After the Book is Written

I’ve written before about my process of writing a book from idea conception to the final word and publication. For me, it takes approximately nine months to a year. But what takes place next is crucial to the book’s success. Just because you’ve written a book, and a publisher releases your book, doesn’t mean that anyone will read it. The reader has to hear about it and become interested in it in order to purchase the book and give it a read.

For me and probably many others, the promotion of the book is as difficult as it is time consuming. I am relatively a rookie in this business. I don’t know all the ins and outs of publishing and marketing. I have to rely on others, mainly my publisher and other successful authors for their guidance, direction, and tips for book promotion.

Here are some ideas I’ve played with in the eight years of my author journey.

Book Trailers

Just as a movie trailer gives the viewer a preview of upcoming attractions and elicits interest and excitement in a movie, a book trailer does the same thing for a book. Typically, I wait until I get closer to the publication date before I request a book trailer, because I want to generate as much excitement as I can for the upcoming release of my book.

There are several companies who produce book trailers, but I’ve worked with Literary Titans and Thomas Anderson for my last four books. He will seek my ideas, sometimes write the script, and do the narration if I want a voice over. I’ve not been disappointed with the result yet. He releases them on the Literary Titan website and YouTube, so they get large exposure. I follow up with promotion on Facebook, Twitter, and Instagram.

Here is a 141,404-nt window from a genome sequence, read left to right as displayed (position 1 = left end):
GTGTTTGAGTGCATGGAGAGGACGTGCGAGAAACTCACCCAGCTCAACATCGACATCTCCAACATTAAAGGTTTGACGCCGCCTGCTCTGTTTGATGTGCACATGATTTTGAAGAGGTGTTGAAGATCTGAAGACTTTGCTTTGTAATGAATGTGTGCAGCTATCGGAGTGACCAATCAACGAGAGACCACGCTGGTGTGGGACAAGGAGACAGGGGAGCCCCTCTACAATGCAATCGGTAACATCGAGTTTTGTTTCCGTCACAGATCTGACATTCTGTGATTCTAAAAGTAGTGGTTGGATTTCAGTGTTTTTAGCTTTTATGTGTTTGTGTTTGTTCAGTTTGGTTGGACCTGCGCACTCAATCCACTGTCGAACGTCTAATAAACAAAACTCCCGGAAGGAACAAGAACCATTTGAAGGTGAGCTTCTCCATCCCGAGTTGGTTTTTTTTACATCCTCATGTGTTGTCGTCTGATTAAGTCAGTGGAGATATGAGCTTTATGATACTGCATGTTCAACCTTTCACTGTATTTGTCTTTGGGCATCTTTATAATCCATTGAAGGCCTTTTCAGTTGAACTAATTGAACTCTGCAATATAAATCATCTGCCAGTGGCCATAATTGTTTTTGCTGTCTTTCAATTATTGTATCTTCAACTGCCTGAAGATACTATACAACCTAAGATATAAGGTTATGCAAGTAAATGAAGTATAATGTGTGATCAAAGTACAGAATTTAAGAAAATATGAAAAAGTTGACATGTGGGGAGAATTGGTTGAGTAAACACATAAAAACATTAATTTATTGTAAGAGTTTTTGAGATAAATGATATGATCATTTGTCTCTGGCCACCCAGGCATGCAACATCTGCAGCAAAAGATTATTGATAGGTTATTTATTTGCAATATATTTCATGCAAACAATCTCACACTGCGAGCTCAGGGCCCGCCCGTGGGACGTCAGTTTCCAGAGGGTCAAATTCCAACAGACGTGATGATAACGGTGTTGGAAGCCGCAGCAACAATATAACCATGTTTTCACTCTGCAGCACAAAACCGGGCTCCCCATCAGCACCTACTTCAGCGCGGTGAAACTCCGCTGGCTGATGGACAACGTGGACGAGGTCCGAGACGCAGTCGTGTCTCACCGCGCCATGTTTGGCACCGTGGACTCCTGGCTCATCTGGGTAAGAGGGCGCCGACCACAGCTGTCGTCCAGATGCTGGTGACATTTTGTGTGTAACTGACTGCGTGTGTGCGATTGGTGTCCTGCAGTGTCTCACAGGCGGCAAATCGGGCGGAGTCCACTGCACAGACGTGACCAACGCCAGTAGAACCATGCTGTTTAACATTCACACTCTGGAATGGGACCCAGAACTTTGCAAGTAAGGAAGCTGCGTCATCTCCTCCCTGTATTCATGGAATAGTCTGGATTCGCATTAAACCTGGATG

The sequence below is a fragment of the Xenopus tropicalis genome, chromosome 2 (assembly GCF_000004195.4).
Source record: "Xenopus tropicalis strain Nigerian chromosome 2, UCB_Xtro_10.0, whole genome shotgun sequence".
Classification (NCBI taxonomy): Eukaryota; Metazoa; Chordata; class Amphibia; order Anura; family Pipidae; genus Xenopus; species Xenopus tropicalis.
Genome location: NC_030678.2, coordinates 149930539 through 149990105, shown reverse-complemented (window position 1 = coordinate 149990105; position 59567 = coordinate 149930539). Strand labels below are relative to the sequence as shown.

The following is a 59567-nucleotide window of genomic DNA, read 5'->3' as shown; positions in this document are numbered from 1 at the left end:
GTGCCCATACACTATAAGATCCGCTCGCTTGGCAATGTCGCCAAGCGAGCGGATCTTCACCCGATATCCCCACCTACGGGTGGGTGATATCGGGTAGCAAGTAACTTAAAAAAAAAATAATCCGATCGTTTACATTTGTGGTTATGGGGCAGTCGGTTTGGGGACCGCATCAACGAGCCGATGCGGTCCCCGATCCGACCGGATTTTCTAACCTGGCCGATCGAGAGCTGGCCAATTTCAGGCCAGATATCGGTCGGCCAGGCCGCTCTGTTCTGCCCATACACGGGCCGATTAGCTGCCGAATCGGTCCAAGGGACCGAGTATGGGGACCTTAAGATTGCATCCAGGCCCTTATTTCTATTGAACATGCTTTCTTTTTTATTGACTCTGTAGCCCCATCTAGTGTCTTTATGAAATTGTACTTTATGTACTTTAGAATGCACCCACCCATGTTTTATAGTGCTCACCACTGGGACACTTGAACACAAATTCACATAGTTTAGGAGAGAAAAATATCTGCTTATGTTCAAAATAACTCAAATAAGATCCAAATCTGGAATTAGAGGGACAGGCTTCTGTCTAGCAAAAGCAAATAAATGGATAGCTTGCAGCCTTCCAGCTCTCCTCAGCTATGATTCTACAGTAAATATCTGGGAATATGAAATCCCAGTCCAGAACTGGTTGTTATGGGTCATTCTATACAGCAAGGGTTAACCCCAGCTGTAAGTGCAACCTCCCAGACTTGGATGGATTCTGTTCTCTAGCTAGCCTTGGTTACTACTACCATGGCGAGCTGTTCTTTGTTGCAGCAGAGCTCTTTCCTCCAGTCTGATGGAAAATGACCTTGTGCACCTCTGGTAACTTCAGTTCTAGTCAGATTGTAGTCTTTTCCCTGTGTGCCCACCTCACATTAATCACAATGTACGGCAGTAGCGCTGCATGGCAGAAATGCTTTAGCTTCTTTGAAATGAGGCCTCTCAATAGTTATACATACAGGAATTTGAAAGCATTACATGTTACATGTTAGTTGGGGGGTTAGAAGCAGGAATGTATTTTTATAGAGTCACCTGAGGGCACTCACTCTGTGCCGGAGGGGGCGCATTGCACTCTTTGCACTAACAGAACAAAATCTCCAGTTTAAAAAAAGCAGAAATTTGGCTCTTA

Here are the book trailers for my last four books:

Blaze In, Blaze Out

Betrayed

Spiral Into Darkness

Caught in a Web

Each is similar with respect to the delivery, but unique to each book. The first two contain voice over, while the last two did not. I think each has its special character, and each does what was intended- make the reader interested in the book.

Facebook and Instagram

Honestly, for all the negative press Facebook has garnered recently, it has helped me tremendously with book promotion. I belong to almost 100 Facebook groups. I will create a pitch and post it once or twice a week for one of my books. Sometimes, I purchase a Facebook ad and they post it. It gets my books out to approximately one million Facebook users or more. Exposure gets the word out and that is the goal if you want to sell more books.

I use Instagram the same way as Facebook, though Instagram is limited to the number of followers you have. Also, I’ve not found a way to make a link “live” so the viewer can click on it and find the book to purchase. If there is someone reading this who has mastered it, please post your fix in the comments to help me and others.

Twitter

 I’m not sure how I managed it, but I am followed on Twitter @jrlewisauthor by over 12,000. Limited to 150 characters, I have to be choosy about how I promote my books. Sometimes I create a graphic (using Book Brush) and use that picture. Other times, the link to the book will give the book cover as the graphic and the clickable link. Either work just fine, though I prefer the created graphic. It is more eye-catching.

Sometimes, I pay for others to promote my books. While the costs are minimal, the exposure is good. Some marketers seem to be better equipped than others, more creative than others, and it was a matter of trial and error to find which ones work the best.

Goodreads

Belonging to Goodreads is another essential marketing tool, but I have to admit that I am not on it as much as others. Perhaps I’m losing out. I have my books listed. Some of my books have more recommendations than others, but I am pleased with the results. Nothing beats word-of-mouth advertising, and people read the recommendations and look at the ratings to select what they want to read.

NetGalley

This is a nice marketing tool because for a fee, you get your book in the hands of readers, who then, hopefully, review the book and post the review on Amazon, Goodreads, and Barnes & Noble. Again, word-of-mouth advertising is essential to a book’s success.

I’m sure there are other means and methods for book promotion, but these are the ones I typically use. I’ve been pleased with the results so far, and I’m always exploring other methods and means of promoting my books. I hope this helps, and I’m always willing to listen to others and experiment with other creative means and methods for book promotion.

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